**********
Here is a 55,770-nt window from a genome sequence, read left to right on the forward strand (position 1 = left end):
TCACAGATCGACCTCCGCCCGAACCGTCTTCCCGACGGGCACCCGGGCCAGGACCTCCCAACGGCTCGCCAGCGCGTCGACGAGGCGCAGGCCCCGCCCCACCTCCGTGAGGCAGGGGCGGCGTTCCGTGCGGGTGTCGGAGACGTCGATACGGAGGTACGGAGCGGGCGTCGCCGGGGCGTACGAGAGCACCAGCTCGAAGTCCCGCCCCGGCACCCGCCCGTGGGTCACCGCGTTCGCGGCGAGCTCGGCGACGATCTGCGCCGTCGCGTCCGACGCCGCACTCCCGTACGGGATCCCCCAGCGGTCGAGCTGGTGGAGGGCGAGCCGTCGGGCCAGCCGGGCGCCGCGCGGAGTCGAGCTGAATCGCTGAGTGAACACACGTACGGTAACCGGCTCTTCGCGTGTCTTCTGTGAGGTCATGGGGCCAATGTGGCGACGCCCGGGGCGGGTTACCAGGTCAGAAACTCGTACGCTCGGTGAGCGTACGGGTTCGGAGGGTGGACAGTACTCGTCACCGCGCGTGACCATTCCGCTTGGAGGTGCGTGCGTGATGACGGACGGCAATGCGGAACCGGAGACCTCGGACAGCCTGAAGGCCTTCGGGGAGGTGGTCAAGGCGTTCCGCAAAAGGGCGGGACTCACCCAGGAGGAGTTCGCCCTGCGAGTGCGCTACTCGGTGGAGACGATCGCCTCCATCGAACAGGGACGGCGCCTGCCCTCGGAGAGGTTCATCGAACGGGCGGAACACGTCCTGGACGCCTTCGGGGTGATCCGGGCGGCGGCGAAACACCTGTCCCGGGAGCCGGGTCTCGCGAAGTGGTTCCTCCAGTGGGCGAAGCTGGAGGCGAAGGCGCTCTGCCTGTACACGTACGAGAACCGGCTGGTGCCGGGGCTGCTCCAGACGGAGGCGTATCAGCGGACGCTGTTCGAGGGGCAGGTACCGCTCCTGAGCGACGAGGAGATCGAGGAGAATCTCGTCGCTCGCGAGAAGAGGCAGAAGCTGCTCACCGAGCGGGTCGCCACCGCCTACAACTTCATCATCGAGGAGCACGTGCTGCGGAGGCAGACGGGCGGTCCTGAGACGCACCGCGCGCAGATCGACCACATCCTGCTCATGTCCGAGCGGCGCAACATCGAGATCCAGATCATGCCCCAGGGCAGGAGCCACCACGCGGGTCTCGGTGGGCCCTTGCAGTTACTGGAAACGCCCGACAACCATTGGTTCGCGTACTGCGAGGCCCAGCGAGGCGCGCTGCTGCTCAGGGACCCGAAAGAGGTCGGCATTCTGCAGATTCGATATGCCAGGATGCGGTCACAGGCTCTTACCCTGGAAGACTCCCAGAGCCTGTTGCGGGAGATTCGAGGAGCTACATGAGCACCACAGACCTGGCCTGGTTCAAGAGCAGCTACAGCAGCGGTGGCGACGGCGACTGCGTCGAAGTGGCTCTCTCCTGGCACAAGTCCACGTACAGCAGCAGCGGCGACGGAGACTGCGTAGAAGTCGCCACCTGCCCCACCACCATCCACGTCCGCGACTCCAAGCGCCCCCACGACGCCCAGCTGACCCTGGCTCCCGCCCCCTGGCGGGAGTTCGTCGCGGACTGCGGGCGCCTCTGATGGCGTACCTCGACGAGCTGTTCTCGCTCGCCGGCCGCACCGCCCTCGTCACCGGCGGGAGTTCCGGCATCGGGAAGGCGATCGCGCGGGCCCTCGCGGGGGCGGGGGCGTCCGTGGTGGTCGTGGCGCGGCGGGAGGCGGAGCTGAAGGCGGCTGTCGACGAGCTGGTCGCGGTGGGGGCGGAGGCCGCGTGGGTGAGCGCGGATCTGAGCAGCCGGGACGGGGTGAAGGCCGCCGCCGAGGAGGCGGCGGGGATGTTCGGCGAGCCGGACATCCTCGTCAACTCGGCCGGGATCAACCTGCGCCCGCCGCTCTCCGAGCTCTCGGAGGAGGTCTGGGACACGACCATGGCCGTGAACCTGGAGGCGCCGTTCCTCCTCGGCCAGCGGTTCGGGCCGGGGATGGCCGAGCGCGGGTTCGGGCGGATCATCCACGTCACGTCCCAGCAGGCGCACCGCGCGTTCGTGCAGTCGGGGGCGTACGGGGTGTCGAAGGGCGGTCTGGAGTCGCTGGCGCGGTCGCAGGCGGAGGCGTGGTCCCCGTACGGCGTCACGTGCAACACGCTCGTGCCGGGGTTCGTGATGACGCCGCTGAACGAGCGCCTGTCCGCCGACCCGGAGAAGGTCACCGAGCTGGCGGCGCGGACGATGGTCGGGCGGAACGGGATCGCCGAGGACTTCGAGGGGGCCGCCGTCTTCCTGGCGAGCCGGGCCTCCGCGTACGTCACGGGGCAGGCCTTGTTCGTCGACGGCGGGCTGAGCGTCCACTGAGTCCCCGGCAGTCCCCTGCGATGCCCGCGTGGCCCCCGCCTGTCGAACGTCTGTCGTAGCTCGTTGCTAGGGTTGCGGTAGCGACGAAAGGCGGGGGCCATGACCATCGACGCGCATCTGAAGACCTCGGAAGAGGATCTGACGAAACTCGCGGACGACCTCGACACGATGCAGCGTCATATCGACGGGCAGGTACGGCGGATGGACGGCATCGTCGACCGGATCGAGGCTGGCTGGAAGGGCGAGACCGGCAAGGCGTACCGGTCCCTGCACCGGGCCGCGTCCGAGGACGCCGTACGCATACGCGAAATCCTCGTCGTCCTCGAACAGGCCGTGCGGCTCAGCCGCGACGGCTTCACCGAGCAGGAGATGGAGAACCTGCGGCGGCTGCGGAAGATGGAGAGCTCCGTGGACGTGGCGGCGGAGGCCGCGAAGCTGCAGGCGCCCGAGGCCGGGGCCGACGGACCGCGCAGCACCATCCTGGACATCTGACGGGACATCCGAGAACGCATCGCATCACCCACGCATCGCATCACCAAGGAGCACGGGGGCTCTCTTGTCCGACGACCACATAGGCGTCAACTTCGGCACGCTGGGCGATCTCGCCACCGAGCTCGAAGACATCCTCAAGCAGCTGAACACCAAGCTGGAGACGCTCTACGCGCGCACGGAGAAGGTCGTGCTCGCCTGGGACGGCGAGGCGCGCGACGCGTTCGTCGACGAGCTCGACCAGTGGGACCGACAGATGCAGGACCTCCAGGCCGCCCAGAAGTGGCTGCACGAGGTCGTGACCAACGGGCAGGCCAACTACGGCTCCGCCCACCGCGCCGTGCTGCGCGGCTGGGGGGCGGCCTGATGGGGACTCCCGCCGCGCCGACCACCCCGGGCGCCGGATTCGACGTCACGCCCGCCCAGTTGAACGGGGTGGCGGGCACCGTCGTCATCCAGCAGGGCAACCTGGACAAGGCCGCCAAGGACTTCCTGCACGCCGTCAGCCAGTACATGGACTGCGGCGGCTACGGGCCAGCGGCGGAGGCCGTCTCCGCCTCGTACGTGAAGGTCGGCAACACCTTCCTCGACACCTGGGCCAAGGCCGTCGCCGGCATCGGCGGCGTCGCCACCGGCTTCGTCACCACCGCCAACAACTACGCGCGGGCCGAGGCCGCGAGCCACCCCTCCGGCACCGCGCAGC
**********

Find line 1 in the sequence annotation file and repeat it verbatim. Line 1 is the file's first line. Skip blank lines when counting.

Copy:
Here is a 55,770-nt window from a genome sequence, read left to right on the forward strand (position 1 = left end):